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Sunday of Orthodoxy

The Triumph of the Icon of Christ in 843 is the Triumph of Orthodoxy

It is fitting that the Sunday of the Triumph of Orthodoxy be followed by a brief review of what Our Father Among the Saints Photius First Among Patriarchs and Equal to the Apostles (Feb. 6) established during his service in the ninth century to the Church as the Patriarch of Constantinople and which, like Saint Irenaeus’ (Aug. 23) establishment of the Gospels of Saints Matthew, Mark, Luke and John in the second century, remains fixed and unshaken after eighteen centuries as a beacon of Orthodoxy to all.

Reshaping, after his consecration in A.D. 858, his Patriarchate with one purpose in mind, that is, the support of the Triumph of Orthodoxy in 843 under Saints Patriarch Methodius (June 14) and the Empress Theodora (Feb. 11) —her incorrupt relics rest on the Island of Corfu—Saint Photius purged the ranks of his clergy—Bishops, Priests and Deacons—of any and all who had supported or even given consent, albeit unwillingly, to the doctrines of the Iconoclasts, that is, to those who hate the Icon of Christ. Please remember that the first record of a martyr for the holy Icons is of Saint Theodosia of Constantinople in A.D. 717 (May 29), Protomartyr of the Holy Icons. She knocked the ladder on which a soldier stood out from underneath him as he tried to tear out the icon of Christ above the Brazen Gate into Constantinople.

Unyielding, St. Photius exposed the “Christ-fighters” for what they were. Like the Fathers of the Seventh Ecumenical council, he took the pure standpoint of any pious Orthodox Christian and viewed Iconoclasm as a direct denial of the Incarnation of the Son of God for our sakes. If we have no icon of our Christ, we have no salvation; if we cannot paint Him, He never existed; if we cannot, in our veneration of the Icon of Christ with our kisses, with our hymns, with the censing of the clergy, in plain language, if we cannot “reach out and touch Him” we are lost forever. If there are those whose goal it is to do away with the holy Icons, then they might as well do away with us, too, for if we suffer for Christ, He will raise us up together with Himself in glory.

In St. Photius’ letters to his godson, Michael, King of Bulgaria, he called the iconoclasts “Christ-fighters, worse than the Jews” (PG 103, p. 695D).  Elsewhere, he stated, “In your mind, you [iconoclasts], are conducting an ignoble war against Christ, not openly and directly, but by means of the icon” (PG 101 p. 949D). Saint Photius as a young man, together with his parents, had been anathematized by the iconoclasts. Well did he know what the Christ-fighters were about. Although 140 years separate them, Saints Theodosia Protomartyr for the holy Icons and Saint Patriarch Photios stand shoulder-to-shoulder in their Confession and Defense of the holy Icons, and in particular in their defense of the icon of Christ, that is, in defense of Orthodoxy. The Triumph of the Icon of Christ in the Seventh Ecumenical Council of 787 is, in 843, under Saints Methodius, Patriarch, and Theodore, Empress, proclaimed as the Triumph of Orthodoxy.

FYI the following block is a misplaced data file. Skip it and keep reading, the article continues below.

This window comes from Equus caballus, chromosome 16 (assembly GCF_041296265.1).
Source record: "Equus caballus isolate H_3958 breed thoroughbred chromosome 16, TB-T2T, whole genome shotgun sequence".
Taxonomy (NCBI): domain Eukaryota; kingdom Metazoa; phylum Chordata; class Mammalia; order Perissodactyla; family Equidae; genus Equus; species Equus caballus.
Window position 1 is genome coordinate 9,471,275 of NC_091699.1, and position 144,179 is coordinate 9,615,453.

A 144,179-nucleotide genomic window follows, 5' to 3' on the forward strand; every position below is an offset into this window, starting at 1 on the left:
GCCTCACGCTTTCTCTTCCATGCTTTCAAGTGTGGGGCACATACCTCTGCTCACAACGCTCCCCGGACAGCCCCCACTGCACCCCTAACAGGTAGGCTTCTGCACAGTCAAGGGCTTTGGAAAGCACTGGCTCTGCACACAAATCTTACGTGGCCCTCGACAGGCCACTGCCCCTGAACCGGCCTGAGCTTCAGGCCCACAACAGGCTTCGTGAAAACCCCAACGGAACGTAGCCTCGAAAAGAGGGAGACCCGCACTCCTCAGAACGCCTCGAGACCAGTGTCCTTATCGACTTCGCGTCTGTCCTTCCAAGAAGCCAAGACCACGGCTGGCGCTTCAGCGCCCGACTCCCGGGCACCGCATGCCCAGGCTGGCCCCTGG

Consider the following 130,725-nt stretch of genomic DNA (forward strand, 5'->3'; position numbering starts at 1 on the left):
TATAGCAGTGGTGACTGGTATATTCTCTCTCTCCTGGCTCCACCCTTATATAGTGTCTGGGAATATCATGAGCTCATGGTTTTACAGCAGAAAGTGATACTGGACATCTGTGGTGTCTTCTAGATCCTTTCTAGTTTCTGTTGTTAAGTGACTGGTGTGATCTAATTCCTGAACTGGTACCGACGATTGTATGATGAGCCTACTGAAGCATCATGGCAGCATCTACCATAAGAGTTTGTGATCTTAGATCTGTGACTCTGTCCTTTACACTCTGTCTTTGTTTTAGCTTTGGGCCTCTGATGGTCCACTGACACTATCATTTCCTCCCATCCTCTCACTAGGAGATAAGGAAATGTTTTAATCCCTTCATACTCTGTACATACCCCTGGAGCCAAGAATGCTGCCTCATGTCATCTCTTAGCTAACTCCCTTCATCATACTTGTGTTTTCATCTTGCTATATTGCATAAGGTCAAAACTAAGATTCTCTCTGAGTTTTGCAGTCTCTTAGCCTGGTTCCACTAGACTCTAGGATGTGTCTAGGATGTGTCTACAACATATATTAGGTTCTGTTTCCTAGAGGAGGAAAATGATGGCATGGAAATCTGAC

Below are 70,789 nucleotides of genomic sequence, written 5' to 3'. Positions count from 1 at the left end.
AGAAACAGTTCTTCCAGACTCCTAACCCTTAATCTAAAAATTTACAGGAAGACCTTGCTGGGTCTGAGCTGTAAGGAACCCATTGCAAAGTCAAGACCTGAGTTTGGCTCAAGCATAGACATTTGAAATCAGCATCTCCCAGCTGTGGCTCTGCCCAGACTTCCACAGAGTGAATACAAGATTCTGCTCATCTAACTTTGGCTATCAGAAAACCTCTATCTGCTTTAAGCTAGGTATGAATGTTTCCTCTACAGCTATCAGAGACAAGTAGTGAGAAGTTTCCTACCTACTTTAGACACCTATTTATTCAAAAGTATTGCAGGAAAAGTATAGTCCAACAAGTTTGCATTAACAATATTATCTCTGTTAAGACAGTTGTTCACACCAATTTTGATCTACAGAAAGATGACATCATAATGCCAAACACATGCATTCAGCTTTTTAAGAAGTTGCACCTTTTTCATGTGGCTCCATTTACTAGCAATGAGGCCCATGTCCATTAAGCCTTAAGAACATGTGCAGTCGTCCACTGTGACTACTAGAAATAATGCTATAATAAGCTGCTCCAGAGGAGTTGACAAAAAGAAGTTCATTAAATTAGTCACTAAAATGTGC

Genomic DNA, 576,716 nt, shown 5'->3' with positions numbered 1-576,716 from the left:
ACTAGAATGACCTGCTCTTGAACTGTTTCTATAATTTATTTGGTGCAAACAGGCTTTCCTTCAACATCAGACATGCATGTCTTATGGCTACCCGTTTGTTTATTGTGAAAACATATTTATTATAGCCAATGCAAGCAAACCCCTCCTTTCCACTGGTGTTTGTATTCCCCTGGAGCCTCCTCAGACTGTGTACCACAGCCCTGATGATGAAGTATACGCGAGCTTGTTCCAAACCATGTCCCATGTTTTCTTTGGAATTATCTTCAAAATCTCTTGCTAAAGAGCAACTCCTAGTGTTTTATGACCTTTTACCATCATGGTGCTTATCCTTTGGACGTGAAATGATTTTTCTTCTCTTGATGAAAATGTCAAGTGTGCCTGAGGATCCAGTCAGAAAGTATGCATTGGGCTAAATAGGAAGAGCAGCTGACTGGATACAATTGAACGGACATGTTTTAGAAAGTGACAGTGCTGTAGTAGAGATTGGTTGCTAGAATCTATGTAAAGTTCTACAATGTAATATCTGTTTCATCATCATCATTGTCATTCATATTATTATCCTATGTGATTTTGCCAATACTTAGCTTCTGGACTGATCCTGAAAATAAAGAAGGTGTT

Let us all stand with them as our mighty, unwearying protectors. They who are bathed in joy and light, in God Himself, stand ready to receive us who long to live with them.

The Synodicon of the Holy and Ecumenical

Seventh Council for Orthodoxy

Deacon: Let us attend.

Priest: Peace be to all.

People: And to thy spirit.

Deacon: Wisdom.

Priest or Reader: The Synodicon of the Holy and Ecumenical

Seventh Council for Orthodoxy.

[After Saint Methodius was elected Patriarch, the �?νδημοῦσα (constituted of bishops “in residence” at Constantinople) Synod promulgated this Synodicon, which was formerly read on March 11, A.D. 843,

the First Sunday of Orthodoxy.]

(After more than 8 pages of Eternal Memory to

 the Confessors and Defenders of Orthodoxy

we hear:

To those who in words accept the incarnate economy of the Word of God,
but who cannot tolerate its representation in icons, thus in word they pretend to accept,

but in fact deny, our salvation,

Anathema. (3)

Then, after 17 pages of Anathemas,

we hear on March 11, 843, the final two anathemas:

If anyone does not worship our Lord Jesus Christ depicted in icons according to His humanity, let him be,

Anathema. (3)

To all heretics,

Anathema. (3)

The True Vine Published by The Holy Orthodox Church in North America; Issue Numbers 27 & 28 Spring 2000 The Synodicon of the Holy and Seventh Council for Orthodoxy pp. 35-82 (The True Vine P.O. Box 129 Roslindale MA 02131). 

 

Editor’s Note: Frequently throughout the pages recording the Sessions of the Holy Fathers of the Seventh Ecumenical Council in Constantinople in 787 A.D. we find the words, “without having added anything or taken away anything” which stand as abbreviation for the following text of holy Scripture:

I know that whatsoever things God has done, they shall be forever: it is impossible to add to it, and it is impossible to take away from it: and God has done it, that men may fear before Him.  Ecclesiastes LXX 3:14

And to our God be glory.

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